Let us talk about professional identity. But maybe I should start by giving my background (none of us can help but to have our biases shaped by experience). I am the first person in my family to graduate from college. While working towards a BA in history, I started to investigate my options. I did not want to teach, so I turned to archives because I thought it was a good blend of working with people and working with and researching historical documents. After researching the field, I went on to receive my MA in History and MSIS in Archives and Preservation in a joint graduate program.
It is uncomfortable to talk about professional identity because it is hard to let go of your personal feelings and experience. I think we can all recognize that. But I do think it is vital that we take a hard look at what it means to be an archivist, and what we need to do to move forward.
The unconference I attended in Portland in March was an interesting addition to what is a long and ongoing conversation. These conversations interest me because I took what I thought was the accepted route into the profession, and only realized upon entering the field that things are considerably muddier than I thought. My biggest takeaway from the unconference was this: there is a struggle going on between archivists who want the “profession” to be open to everyone and archivists who want to more strongly define what an archivist is (and therefore make us into a capital-P Profession). One person at the unconference said they felt “gate-keeping is gross,” which I found striking. From my own point of view, a more strongly defined profession would make us into signposts, not gatekeepers. I do think we must find a way to more effectively advocate for ourselves and our roles in society, and to me that means we must be more rigorous in defining what an archivist is and, by extension, how to become one.
As signposts, we can lend confidence to all of the non-professional people who are involved with preserving the memory of their communities. Those people will always exist and I strongly believe that they should – not every community can afford or will want a professional administering their collections. And that is fine, but if those people want to reach out to a professional they should know how to identify that person. Employers cannot even figure out how to hire an archivist half of the time (as anyone who has looked at job descriptions lately knows), so how is the Antiquarian or Citizen Archivist or Volunteer supposed to be able to do it?
At this point, a lot of people do get the MLIS/MSIS/MIS/etc. The surveys bear that out, and the archival literature has long examined the development of these programs. I feel we should embrace this and focus our efforts on strengthening those programs and supporting their ability to accept and financially assist a more diverse group of students. To me, the importance of the graduate education is that it helps to unite a diverse group of people under the banner of archival theory and practice.
So I often lament SAA’s decision to start the certification instead of accrediting graduate programs. It is another thing that costs money and time and can be used to create barriers for people when tacked onto job requirements that already include a graduate degree anyway. It also doesn’t put you in a room (virtual or otherwise) with other people, where you hash out your ideas and opinions about the field, a vital step in developing an understanding of the differing viewpoints that exist in our profession.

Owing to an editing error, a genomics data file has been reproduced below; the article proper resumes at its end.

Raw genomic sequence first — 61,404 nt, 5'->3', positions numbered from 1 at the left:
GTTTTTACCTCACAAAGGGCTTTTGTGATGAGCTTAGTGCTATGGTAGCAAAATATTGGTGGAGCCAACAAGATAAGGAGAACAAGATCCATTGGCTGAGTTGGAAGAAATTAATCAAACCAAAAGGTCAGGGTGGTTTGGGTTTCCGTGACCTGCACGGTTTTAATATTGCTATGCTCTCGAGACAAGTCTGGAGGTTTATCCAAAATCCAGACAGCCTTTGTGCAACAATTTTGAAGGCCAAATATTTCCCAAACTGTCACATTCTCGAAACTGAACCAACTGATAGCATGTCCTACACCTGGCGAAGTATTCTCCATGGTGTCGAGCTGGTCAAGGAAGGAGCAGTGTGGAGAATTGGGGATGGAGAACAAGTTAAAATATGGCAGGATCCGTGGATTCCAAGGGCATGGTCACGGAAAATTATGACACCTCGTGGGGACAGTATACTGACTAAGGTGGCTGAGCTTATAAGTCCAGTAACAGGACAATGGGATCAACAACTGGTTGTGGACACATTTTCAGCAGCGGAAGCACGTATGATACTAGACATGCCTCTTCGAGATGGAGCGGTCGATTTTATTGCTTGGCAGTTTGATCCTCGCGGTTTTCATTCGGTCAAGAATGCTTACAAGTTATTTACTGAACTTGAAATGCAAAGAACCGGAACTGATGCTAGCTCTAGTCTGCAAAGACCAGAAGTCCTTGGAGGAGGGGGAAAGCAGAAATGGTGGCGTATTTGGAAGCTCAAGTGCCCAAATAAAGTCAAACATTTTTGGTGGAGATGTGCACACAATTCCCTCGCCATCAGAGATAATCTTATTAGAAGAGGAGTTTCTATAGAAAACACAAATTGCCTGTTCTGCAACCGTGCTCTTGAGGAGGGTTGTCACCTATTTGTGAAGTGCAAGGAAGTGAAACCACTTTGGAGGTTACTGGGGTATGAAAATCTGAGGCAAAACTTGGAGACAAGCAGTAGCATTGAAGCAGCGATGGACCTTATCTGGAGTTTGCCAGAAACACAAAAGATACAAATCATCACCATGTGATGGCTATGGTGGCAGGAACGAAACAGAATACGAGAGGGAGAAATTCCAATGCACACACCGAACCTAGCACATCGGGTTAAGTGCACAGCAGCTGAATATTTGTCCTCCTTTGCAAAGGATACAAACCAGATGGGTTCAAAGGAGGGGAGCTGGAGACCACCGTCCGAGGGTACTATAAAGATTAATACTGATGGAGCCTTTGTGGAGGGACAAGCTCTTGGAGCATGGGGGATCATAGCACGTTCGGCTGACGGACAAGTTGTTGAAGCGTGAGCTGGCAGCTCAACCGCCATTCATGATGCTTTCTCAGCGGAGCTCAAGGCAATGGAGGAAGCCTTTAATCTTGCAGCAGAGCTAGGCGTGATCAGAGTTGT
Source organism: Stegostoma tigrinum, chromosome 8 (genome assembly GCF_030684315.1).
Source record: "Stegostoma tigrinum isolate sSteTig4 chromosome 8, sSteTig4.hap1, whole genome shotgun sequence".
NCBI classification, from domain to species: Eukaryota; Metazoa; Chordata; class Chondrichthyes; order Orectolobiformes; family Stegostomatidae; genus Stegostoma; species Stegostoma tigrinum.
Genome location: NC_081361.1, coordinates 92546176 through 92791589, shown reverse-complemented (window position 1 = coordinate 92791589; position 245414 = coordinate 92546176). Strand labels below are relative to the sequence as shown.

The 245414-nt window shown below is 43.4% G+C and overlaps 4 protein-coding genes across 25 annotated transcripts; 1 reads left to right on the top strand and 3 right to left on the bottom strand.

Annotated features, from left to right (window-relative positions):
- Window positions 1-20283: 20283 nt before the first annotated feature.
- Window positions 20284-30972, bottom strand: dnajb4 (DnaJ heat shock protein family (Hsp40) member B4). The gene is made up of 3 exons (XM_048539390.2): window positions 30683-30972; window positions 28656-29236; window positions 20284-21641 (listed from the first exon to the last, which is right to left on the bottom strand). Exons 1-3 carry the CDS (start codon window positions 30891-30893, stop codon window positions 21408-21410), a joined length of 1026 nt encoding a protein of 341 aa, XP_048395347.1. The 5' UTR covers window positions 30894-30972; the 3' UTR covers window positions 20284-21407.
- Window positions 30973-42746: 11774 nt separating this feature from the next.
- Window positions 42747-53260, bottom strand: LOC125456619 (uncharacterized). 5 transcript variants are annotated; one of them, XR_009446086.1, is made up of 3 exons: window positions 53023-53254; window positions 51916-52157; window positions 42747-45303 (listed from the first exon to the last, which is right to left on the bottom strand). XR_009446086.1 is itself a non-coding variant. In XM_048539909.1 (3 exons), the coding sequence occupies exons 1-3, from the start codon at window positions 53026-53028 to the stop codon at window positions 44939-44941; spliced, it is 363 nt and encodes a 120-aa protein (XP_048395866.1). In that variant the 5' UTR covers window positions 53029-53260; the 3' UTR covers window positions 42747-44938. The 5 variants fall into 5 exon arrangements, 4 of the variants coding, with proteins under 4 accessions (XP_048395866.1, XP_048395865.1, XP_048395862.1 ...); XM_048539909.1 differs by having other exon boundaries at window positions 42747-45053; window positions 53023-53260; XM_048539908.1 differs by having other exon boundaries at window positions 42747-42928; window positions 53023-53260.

I know accreditation is an expensive process but I would love to see SAA at least try to work with ALA to join their efforts on that front and have a more rigorous assessment of the archival component of the programs assessed by ALA. I think these conversations are starting and I hope they bear fruit. What is sometimes hard to keep in mind during these conversation is that this is all about what we do moving forward – no one is going to suddenly be kicked out of the field. I don’t think anyone has ever called for retroactive actions.
For now we are very scattered. I hope we can find the things that we share and work towards unifying the profession and supporting each other, instead of allowing our field to extend its already overlong adolescent phase. The ongoing discussion about salary is just one topic that reveals something of the scattering we have – people in our field range from faculty-status archivists working towards tenure to government employees to archivists struggling to make it in the non-profit sector. How can we fight to improve the lot of everyone? Certainly not by continuing to entertain the idealistic notions – we must dwell in reality. Does that reality demand that we promote ourselves as a profession with a specific education and training? I feel like it does. But maybe it doesn’t. My dream is that we can move with intention and purpose as a unified group towards answering these questions.
These are of course my opinions and there needs to be a debate about all of this. I know it can be a touchy subject and honestly – I was afraid to commit my thoughts to “paper.” I only hope we can work towards strengthening our profession and using that to advocate for ourselves more effectively, if only because I do not see how we will ever diversify our field if there is not a clear path to becoming a member of our profession and a reasonable expectation of a job with decent pay at the end of that path.
Some things I read as I thought about all this:
Kate Theimer’s post “What is the Professional Archivist’s Role in the Evolving Archival Space?”
The Allure of the Archives by Arlette Farge
My post on finding an archives job from the SNAP Blog
“SAA Employment Survey Data Now Available” from the Society of American Archivists
The unconference on professional identity in Portland, OR was hosted by the Portland Emerging Archivists